Up to 1-½ inches
Brown, tan, reddish brown
Mole crickets are strange looking insects that are recognized by their large, shovel-like front legs that resemble those of moles. They live in lawns where they dig quickly and actively. Damage to lawns can occur rapidly when large populations are present. Adult mole crickets can fly and are attracted to exterior lights, which brings them into the presence of people. This unusual looking insect often causes concern to some homeowners until they have it identified by a professional. These crickets are nocturnal and most of their lives are spent underground where their burrows can extend as deep as 30 inches. There are a number of common species including the northern or common mole cricket (Neocurtilla hecadactyla), the southern mole cricket (Scapteriscus vicinus), the short-winged mole cricket (S. abbreviatus), and the tawny mole cricket (Scapteriscus acletus). The latter three are introduced species and are originally native to South America.
Mole crickets are common throughout the eastern U.S. but are most prevalent in the Southeast, especially in Florida. Mole crickets are serious pests of lawns, particularly on golf courses. The damage is their burrowing activities, and they feed on the turfgrass root system.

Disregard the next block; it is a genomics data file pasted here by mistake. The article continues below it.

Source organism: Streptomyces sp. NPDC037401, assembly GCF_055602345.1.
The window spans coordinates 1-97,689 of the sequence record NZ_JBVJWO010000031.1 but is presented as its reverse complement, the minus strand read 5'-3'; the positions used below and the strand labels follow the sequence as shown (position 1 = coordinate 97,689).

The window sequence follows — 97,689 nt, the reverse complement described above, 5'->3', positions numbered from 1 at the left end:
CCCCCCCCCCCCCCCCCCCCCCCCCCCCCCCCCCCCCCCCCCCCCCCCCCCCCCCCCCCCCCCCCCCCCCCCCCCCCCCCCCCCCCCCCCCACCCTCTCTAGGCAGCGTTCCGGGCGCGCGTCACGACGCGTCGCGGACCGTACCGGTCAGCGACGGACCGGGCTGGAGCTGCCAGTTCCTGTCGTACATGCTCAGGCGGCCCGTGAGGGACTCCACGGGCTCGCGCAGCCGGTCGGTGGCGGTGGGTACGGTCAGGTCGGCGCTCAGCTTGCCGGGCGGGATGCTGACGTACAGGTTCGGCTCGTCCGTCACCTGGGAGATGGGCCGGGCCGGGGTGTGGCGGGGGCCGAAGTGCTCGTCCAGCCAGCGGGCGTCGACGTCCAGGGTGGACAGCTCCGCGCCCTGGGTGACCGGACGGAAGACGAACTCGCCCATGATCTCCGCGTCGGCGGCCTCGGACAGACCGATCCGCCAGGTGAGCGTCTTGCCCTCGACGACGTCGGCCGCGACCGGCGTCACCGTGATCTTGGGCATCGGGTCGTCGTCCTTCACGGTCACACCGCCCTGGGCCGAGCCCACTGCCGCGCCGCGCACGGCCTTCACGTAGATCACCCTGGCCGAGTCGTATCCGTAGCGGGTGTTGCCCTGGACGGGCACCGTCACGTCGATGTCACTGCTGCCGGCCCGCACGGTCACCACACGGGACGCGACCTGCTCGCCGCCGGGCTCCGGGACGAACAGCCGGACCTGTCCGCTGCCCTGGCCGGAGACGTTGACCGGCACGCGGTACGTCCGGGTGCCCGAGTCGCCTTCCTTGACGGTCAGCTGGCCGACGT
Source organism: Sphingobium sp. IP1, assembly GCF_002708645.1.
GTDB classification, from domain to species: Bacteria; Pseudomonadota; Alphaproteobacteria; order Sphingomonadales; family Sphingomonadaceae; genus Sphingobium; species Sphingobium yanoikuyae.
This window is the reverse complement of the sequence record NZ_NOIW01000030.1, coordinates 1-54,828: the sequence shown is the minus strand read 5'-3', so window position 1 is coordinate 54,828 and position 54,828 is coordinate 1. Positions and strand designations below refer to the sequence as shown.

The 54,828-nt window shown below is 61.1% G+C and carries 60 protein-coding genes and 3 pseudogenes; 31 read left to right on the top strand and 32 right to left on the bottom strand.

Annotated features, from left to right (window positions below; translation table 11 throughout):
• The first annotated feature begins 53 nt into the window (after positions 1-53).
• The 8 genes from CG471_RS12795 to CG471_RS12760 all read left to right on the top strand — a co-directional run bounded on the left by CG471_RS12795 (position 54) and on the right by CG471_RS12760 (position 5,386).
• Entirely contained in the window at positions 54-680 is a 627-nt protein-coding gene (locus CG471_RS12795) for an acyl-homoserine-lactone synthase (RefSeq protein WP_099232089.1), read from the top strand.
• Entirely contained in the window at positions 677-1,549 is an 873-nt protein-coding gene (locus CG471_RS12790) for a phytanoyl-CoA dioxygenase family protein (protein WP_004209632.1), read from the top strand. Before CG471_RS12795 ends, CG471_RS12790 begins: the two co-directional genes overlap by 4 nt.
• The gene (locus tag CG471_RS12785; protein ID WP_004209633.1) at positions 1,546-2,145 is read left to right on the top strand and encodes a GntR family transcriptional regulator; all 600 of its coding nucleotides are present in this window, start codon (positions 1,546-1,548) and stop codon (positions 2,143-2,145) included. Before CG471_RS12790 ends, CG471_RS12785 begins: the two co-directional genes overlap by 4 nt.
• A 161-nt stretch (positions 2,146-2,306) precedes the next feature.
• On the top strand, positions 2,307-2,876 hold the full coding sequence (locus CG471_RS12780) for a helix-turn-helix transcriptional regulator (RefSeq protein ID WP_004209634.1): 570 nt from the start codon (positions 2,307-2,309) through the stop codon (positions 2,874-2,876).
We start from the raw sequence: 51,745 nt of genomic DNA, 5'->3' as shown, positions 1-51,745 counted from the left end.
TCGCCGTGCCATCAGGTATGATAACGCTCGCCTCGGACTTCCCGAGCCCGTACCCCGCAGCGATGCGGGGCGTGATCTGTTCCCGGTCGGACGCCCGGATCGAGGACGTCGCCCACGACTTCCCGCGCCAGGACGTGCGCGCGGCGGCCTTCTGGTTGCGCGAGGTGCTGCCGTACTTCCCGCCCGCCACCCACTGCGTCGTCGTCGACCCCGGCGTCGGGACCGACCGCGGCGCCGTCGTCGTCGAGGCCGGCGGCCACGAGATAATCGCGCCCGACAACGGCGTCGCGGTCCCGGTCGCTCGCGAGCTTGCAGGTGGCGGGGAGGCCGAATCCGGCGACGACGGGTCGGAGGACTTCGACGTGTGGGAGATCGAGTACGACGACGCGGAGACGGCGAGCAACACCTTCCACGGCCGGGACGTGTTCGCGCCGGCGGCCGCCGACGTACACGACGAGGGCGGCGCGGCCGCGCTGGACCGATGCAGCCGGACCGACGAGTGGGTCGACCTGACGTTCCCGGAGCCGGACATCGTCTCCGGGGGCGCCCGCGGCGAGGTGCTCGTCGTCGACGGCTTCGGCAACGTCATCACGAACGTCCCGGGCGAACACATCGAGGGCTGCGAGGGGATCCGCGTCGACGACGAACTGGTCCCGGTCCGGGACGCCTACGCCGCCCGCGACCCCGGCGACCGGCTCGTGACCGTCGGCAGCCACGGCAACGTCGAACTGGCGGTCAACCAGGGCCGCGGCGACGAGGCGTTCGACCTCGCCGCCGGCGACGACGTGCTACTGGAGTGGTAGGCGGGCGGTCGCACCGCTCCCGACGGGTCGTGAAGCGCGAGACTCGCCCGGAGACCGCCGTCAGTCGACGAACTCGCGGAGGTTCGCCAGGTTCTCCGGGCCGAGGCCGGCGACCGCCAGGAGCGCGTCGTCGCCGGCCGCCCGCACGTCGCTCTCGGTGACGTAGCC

Where mole crickets are found to be infesting lawns, the lawn will need to be treated with a residual pest control product labeled for turfgrasses or with mole cricket bait. Usually it is best to consult a lawn care company, such as TruGreen ChemLawn, as the timing of applications is critical to the successful control of this pest. Where mole crickets are being attracted in large numbers to exterior lights on a home or building, the lights should remain off when not needed or switch the bulbs to a type less attractive to insects (e.g., yellow bug lights or sodium vapor lamps).